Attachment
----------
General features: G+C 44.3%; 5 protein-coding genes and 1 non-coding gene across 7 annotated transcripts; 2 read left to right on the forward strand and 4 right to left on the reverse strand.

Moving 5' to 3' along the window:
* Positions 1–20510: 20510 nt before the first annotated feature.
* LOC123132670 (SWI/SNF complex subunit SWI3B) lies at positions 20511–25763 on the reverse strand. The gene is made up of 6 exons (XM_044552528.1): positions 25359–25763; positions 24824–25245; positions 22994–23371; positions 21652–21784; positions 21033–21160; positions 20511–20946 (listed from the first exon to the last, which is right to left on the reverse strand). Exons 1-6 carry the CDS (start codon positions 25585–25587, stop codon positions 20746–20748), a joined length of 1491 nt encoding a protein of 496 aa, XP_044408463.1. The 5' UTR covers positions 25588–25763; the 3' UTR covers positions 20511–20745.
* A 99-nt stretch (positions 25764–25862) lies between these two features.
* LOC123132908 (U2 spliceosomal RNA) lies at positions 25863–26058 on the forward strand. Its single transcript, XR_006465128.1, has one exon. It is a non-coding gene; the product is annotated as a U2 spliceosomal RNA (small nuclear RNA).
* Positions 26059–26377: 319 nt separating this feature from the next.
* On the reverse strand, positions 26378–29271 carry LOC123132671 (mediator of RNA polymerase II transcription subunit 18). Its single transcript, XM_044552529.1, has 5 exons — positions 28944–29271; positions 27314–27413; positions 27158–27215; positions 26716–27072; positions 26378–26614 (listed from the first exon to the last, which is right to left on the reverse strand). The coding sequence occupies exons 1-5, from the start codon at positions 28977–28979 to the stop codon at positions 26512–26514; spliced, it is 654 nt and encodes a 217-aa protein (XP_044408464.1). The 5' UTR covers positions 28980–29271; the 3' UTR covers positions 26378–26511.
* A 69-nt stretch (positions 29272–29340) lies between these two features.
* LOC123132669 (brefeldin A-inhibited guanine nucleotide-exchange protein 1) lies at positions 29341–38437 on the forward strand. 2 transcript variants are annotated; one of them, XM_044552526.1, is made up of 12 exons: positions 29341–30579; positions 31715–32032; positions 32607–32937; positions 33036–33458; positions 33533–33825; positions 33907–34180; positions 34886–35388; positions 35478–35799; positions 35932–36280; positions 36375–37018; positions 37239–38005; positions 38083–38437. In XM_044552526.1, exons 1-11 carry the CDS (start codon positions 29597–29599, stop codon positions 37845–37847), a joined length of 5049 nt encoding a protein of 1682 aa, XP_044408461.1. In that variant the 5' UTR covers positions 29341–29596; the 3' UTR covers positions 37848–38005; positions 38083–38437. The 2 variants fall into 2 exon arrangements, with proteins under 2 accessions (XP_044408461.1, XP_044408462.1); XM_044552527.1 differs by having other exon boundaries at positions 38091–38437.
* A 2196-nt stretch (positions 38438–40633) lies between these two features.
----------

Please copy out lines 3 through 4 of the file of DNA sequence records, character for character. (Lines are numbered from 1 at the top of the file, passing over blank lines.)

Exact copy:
* Positions 1–20510: 20510 nt before the first annotated feature.
* LOC123132670 (SWI/SNF complex subunit SWI3B) lies at positions 20511–25763 on the reverse strand. The gene is made up of 6 exons (XM_044552528.1): positions 25359–25763; positions 24824–25245; positions 22994–23371; positions 21652–21784; positions 21033–21160; positions 20511–20946 (listed from the first exon to the last, which is right to left on the reverse strand). Exons 1-6 carry the CDS (start codon positions 25585–25587, stop codon positions 20746–20748), a joined length of 1491 nt encoding a protein of 496 aa, XP_044408463.1. The 5' UTR covers positions 25588–25763; the 3' UTR covers positions 20511–20745.